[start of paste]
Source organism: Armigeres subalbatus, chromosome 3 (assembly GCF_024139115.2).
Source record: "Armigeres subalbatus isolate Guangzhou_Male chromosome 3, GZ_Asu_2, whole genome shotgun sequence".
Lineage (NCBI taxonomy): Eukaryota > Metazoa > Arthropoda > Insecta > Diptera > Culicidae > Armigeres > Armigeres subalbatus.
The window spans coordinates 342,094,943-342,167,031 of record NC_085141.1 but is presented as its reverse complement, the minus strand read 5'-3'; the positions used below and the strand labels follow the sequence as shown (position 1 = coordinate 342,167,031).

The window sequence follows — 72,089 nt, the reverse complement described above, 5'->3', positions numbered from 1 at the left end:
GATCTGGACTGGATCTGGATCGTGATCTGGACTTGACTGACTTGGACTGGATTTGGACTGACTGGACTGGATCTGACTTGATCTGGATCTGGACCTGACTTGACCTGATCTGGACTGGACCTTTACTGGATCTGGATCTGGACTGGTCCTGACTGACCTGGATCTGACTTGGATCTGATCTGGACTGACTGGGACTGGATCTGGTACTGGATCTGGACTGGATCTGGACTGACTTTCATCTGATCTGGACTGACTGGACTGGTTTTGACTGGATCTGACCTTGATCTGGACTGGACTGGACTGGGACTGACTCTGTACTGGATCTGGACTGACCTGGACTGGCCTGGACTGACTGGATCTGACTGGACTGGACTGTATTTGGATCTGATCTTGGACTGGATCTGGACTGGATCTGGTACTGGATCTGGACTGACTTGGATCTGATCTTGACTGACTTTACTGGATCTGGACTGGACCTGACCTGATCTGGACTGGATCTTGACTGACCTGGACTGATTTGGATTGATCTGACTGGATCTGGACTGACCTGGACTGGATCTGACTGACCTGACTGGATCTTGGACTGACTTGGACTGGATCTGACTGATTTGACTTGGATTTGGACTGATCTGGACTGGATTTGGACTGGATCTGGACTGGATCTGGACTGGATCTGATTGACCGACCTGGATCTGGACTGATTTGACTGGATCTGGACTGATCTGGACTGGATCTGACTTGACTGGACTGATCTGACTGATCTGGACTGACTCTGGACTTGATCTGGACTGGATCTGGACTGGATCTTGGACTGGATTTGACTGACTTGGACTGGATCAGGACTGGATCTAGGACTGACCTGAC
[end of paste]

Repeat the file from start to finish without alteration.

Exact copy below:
Source organism: Armigeres subalbatus, chromosome 3 (assembly GCF_024139115.2).
Source record: "Armigeres subalbatus isolate Guangzhou_Male chromosome 3, GZ_Asu_2, whole genome shotgun sequence".
Lineage (NCBI taxonomy): Eukaryota > Metazoa > Arthropoda > Insecta > Diptera > Culicidae > Armigeres > Armigeres subalbatus.
The window spans coordinates 342,094,943-342,167,031 of record NC_085141.1 but is presented as its reverse complement, the minus strand read 5'-3'; the positions used below and the strand labels follow the sequence as shown (position 1 = coordinate 342,167,031).

The window sequence follows — 72,089 nt, the reverse complement described above, 5'->3', positions numbered from 1 at the left end:
GATCTGGACTGGATCTGGATCGTGATCTGGACTTGACTGACTTGGACTGGATTTGGACTGACTGGACTGGATCTGACTTGATCTGGATCTGGACCTGACTTGACCTGATCTGGACTGGACCTTTACTGGATCTGGATCTGGACTGGTCCTGACTGACCTGGATCTGACTTGGATCTGATCTGGACTGACTGGGACTGGATCTGGTACTGGATCTGGACTGGATCTGGACTGACTTTCATCTGATCTGGACTGACTGGACTGGTTTTGACTGGATCTGACCTTGATCTGGACTGGACTGGACTGGGACTGACTCTGTACTGGATCTGGACTGACCTGGACTGGCCTGGACTGACTGGATCTGACTGGACTGGACTGTATTTGGATCTGATCTTGGACTGGATCTGGACTGGATCTGGTACTGGATCTGGACTGACTTGGATCTGATCTTGACTGACTTTACTGGATCTGGACTGGACCTGACCTGATCTGGACTGGATCTTGACTGACCTGGACTGATTTGGATTGATCTGACTGGATCTGGACTGACCTGGACTGGATCTGACTGACCTGACTGGATCTTGGACTGACTTGGACTGGATCTGACTGATTTGACTTGGATTTGGACTGATCTGGACTGGATTTGGACTGGATCTGGACTGGATCTGGACTGGATCTGATTGACCGACCTGGATCTGGACTGATTTGACTGGATCTGGACTGATCTGGACTGGATCTGACTTGACTGGACTGATCTGACTGATCTGGACTGACTCTGGACTTGATCTGGACTGGATCTGGACTGGATCTTGGACTGGATTTGACTGACTTGGACTGGATCAGGACTGGATCTAGGACTGACCTGAC